Have you ever seen that pole in front of the College of Arts and Sciences on your way to class in the morning?
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It’s a simple wooden post with one phrase written in six different languages, planted outside the College of Arts and Sciences complex. This frequently overlooked feature of our campus is called a Peace Pole.
A Peace Pole is “a hand-crafted monument that displays the message and prayer ‘May Peace Prevail on Earth’ on each of its four or six sides, usually in different languages,” according to the official Peace Pole Project website.
Even for those students who are familiar with the concept of Peace Poles, it is not widely known how ours came into existence.
The Peace Pole has stood outside CAS since 2003. Political science professor Scott McLean was present for the “planting” of this pole. He and his service learning students were driving forces behind this project.
During the 2002-2003 school year, Quinnipiac students and professors held a service learning project for the middle school students at the Highville Mustard Seed Charter School in Hamden. These young students participated in a Model United Nations simulation with the help of Quinnipiac students.
The first Model UN simulation at Quinnipiac took place in the Piazza on May 3, 2003. The middle school students arrived on campus to partake in political roleplay, research international issues and conduct a deliberation on these issues. The students then, with the help of professor Crystal Brian in the theater program, put on a play portraying a peaceful environment for the Quinnipiac University community.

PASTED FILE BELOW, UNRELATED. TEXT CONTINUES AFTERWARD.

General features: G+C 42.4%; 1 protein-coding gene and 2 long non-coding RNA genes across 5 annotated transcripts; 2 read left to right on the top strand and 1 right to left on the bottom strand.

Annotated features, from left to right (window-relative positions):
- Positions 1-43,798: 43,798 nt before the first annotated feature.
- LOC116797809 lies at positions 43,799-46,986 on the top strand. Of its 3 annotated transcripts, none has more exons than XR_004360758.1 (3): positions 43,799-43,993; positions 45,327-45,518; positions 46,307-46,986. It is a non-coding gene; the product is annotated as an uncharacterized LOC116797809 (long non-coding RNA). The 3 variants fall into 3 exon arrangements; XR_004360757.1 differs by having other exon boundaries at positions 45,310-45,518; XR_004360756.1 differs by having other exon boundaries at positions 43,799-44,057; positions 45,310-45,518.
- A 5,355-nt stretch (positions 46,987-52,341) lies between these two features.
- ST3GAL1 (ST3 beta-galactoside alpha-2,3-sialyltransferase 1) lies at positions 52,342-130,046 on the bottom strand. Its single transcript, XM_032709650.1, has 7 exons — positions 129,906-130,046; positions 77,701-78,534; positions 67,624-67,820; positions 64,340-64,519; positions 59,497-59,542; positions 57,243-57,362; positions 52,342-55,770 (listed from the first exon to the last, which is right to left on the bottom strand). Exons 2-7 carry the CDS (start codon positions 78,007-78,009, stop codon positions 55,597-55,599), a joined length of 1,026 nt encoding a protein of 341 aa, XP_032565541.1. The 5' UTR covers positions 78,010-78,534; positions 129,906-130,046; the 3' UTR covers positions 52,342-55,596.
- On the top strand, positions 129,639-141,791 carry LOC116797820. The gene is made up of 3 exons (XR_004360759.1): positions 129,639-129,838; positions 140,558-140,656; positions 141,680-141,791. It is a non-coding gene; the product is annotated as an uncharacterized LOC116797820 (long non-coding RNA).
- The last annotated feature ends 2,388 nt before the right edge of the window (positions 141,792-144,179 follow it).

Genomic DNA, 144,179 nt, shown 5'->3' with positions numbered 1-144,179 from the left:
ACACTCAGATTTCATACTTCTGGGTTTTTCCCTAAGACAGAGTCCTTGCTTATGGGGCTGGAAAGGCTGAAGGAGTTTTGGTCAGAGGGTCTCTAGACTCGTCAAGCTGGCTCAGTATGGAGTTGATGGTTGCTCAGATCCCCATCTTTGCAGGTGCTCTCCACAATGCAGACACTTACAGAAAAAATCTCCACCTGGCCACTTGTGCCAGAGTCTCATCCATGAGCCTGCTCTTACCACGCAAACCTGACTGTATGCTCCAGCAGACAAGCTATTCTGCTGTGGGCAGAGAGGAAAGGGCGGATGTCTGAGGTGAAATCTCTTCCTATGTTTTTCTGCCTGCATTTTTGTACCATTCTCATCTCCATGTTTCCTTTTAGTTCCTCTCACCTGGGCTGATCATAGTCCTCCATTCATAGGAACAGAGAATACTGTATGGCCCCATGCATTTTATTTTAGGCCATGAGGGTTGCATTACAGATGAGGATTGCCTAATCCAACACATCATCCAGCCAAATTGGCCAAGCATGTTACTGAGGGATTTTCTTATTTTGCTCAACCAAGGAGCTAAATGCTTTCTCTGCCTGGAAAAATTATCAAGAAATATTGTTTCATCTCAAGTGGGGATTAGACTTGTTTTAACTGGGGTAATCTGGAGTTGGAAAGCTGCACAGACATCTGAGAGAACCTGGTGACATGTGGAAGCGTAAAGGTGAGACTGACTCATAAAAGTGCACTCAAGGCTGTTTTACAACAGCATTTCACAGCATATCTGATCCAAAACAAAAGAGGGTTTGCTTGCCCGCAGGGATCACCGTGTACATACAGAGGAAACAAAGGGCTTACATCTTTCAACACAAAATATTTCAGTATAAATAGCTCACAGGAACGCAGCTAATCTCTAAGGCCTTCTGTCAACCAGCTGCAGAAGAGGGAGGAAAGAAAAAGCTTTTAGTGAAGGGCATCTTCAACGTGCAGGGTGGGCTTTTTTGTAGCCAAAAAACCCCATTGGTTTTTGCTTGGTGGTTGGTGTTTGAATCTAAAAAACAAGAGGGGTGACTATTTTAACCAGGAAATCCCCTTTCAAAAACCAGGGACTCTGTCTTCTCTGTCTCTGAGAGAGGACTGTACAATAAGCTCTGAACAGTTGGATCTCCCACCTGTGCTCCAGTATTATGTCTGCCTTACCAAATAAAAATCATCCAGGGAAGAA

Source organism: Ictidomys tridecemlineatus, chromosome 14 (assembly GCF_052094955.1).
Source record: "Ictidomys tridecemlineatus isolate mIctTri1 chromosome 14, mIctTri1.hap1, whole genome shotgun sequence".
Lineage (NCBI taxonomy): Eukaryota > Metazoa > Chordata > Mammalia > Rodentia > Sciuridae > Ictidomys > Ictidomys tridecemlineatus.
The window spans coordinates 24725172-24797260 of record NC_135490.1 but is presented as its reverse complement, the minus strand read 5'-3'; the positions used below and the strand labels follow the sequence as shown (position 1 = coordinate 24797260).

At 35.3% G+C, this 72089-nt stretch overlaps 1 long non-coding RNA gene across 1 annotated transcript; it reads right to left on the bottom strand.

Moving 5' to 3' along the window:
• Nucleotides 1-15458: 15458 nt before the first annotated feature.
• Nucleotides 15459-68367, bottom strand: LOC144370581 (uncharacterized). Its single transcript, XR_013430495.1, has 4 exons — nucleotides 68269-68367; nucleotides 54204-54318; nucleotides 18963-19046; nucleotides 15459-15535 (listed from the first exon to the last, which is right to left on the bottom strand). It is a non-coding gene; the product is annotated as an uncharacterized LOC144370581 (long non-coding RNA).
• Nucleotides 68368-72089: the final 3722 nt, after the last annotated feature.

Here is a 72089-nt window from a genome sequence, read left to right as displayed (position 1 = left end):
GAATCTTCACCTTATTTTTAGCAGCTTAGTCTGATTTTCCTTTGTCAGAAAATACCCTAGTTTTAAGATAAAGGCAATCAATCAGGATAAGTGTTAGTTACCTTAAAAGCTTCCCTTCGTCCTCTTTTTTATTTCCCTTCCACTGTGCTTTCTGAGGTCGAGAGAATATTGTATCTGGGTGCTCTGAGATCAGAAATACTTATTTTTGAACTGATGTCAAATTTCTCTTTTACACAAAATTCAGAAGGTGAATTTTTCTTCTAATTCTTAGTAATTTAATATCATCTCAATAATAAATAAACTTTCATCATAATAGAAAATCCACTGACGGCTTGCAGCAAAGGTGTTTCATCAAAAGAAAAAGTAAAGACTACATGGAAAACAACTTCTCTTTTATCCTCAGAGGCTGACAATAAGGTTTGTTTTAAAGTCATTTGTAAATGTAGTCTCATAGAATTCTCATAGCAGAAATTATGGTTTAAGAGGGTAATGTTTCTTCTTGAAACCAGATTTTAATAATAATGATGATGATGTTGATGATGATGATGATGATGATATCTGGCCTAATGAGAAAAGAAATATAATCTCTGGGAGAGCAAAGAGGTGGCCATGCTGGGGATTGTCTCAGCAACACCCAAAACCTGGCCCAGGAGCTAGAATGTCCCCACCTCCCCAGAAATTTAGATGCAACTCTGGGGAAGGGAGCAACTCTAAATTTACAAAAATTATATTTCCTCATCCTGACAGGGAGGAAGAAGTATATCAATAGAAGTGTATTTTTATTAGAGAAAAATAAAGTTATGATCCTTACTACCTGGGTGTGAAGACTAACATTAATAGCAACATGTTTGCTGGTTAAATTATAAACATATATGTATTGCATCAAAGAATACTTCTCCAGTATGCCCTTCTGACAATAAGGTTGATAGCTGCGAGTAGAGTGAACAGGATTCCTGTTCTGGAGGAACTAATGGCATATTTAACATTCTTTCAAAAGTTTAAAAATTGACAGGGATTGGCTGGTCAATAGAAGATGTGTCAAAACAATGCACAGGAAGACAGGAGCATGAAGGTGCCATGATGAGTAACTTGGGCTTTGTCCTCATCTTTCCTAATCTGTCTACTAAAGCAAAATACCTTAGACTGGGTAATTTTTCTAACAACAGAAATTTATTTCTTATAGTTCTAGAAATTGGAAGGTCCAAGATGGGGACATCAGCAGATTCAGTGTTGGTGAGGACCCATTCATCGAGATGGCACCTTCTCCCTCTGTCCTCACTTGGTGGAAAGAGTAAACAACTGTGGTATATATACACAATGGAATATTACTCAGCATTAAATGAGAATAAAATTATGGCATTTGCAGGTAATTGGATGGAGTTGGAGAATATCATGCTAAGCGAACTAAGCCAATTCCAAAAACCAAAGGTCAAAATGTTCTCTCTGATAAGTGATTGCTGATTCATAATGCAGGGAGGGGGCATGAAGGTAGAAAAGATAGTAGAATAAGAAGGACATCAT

“The Pole was meant to symbolize the partnership between Quinnipiac University and the Highville Mustard Seed Charter School in Hamden,” McLean said. “It was meant to symbolize our shared concern with peace and justice – not only in the international community, but also in the Hamden community.”
Together, the groups worked to establish unity and peace in our campus community through this project.
“During their Model UN simulation, we had a nice ceremony to recognize everyone and a ‘Pole Planting’ ceremony where the kids broke ground in the spot where the Pole is now,” McLean said.
This Model UN event continued annually for the following three years.
Although the Quinnipiac Peace Pole arrived in 2003, the original idea was established long before that.
“The Peace Poles idea originates in Japan, as a response to the atomic bomb[s] dropped on Hiroshima and Nagasaki in 1945,” McLean said.
Over time, 180 countries acquired Peace Poles. They serve as reminders to work each day toward world peace. There are now tens of thousands of Poles spread across every continent in the world.
Peace Poles often state the prayer “May Peace Prevail on Earth” in the language of its country, as well as several others. The Quinnipiac Peace Pole proudly proclaims this message in English, Spanish, Hebrew, Arabic, Hausa and Japanese.
This website displays images of Peace Poles in the United States as well as countries such as Pakistan, Italy, Ukraine, Poland, Japan, New Guinea, Egypt, Afghanistan, Yemen, Barbados, Nepal and the Philippines. At the time of each planting or soon after, a Pole Planting ceremony is held, similar to the one recounted by McLean on our own campus.
Courtney Hart, a freshman in the physician’s assistant program, says she had never noticed our Peace Pole on her regular walk to and from the CAS complex. Some elements of a peaceful university community are being accepting of differences, trying to be more understanding and creating an open and peaceful environment, Hart said.
“I think coexisting and everyone has different beliefs and ideas but everyone should be able to respect that and make everyone feel comfortable where they are,” she said.
The official Peace Pole Project elaborates on the planting of a pole saying, “When you plant a Peace Pole in your community, you are linking with people all over the world who have planted Peace Poles in the same spirit of peace.”